Selective indignation

January 03, 1991

In his interview with David Frost last night on Maryland Public Television, President Bush was in high dudgeon, and properly so, over a new report by Amnesty International documenting atrocities committed by Iraqi forces in occupied Kuwait. The president fairly seethed as he rattled off the litany of horrors of rape, murder and torture.

To our knowledge, this is the first time either Bush or his mentor, Ronald Reagan, ever recognized Amnesty International in public. But anyone familiar with the organization knows that its reports cover not just Iraq, but scores of countries around the world where brutal regimes terrorize helpless citizens. Right now, for instance, the regime in Argentina talks of pardons for the generals who carried on a reign of terror throughout the 1970s. The atrocities committed there were equal to those Bush ascribed to Iraq last night. The same can be said of El Salvador, where a rightist regime still receives immense sums of American aid. But when countries that are our "friends" are involved, we fall back on Jeane Kirkpatrick's hypocritical formulation that "authoritarian" regimes are more tolerable than "totalitarian" ones.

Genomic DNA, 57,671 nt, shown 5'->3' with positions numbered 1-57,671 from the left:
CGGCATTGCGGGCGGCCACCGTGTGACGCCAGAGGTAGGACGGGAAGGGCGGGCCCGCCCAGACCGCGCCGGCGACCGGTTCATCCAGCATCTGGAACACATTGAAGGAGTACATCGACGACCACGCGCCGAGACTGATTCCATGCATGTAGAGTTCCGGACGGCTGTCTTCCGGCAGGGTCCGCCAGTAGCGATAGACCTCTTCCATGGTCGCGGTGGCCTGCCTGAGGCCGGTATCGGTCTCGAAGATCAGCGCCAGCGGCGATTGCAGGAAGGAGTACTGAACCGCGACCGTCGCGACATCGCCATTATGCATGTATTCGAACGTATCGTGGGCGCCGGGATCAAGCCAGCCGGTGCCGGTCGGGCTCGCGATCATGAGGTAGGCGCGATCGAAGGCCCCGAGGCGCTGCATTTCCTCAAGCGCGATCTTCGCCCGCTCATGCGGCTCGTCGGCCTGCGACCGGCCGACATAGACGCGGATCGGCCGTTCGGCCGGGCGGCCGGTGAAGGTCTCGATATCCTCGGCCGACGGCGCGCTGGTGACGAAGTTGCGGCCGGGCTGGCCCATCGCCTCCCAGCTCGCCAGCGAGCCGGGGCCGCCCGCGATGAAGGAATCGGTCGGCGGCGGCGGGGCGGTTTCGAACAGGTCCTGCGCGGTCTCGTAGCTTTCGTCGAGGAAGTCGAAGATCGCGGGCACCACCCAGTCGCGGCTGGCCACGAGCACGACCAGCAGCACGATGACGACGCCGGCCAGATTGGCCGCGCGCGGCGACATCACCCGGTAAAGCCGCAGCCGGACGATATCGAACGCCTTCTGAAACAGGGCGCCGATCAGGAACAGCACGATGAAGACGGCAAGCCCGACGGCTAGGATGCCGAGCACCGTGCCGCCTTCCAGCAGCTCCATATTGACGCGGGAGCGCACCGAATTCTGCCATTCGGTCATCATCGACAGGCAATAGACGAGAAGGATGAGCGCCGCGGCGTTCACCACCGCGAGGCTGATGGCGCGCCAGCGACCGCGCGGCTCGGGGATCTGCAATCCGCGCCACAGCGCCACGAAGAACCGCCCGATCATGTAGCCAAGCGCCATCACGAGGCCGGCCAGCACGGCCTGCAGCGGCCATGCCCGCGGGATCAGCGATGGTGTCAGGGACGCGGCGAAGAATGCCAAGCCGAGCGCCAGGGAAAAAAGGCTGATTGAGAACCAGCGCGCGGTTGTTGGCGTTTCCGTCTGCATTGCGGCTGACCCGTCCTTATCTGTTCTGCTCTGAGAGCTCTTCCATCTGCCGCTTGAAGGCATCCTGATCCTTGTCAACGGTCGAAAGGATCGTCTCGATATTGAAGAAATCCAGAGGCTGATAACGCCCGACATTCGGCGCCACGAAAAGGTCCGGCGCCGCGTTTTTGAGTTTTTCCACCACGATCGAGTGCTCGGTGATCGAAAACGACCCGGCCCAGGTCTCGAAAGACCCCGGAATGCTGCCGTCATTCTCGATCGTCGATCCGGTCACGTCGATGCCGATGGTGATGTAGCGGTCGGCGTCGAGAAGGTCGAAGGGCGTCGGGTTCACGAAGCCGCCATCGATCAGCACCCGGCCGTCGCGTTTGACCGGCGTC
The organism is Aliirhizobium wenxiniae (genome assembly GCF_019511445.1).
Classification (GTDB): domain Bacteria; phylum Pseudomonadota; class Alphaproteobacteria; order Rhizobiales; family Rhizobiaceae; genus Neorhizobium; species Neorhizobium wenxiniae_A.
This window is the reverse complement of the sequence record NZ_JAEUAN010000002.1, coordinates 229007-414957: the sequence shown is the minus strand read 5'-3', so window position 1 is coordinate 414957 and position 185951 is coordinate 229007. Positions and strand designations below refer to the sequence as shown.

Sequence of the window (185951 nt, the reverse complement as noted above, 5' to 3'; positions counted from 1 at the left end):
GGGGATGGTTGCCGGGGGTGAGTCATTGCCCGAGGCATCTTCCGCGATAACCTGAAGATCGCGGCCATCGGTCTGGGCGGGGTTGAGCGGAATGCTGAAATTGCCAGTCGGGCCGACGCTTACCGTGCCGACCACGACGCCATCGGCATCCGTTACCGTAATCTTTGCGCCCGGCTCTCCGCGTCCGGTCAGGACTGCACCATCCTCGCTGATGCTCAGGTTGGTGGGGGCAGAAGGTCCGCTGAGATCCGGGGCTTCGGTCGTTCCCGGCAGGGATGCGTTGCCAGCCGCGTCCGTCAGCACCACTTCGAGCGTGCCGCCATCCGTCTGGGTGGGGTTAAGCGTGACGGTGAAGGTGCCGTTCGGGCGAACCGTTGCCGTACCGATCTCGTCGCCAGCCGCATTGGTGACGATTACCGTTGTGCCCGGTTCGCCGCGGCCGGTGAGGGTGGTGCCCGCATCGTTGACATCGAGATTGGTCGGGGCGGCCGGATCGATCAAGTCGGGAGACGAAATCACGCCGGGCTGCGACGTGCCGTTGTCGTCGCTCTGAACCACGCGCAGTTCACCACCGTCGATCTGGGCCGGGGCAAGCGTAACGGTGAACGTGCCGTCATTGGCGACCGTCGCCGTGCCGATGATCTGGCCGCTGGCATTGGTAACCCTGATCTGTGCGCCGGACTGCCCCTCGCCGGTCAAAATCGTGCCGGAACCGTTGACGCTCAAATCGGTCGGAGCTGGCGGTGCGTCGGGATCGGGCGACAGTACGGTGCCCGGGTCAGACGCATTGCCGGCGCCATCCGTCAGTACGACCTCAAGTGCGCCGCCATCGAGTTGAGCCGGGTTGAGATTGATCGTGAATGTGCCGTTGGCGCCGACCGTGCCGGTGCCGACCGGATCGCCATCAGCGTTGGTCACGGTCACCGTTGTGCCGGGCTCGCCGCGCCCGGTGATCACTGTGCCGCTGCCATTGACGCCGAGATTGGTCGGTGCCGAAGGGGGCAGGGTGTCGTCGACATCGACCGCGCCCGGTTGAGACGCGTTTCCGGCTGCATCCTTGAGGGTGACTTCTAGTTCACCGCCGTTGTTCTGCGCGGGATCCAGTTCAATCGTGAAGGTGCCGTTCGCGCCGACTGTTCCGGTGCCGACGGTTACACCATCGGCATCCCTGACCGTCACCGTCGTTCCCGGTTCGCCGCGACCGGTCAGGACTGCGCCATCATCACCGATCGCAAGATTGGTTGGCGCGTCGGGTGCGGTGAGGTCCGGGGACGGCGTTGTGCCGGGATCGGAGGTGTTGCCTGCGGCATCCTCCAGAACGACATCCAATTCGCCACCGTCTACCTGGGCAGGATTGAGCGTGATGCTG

Until we can denounce rape as rape, without regard to the status of perpetrator or victim; until we can say murder is murder, without regard to ideology; until we can call torture torture, without regard to whether the perpetrators or victims are our friends or adversaries -- until we can do these things, Bush's denunciation of Iraq's atrocities will carry the hollow ring of hypocrisy.

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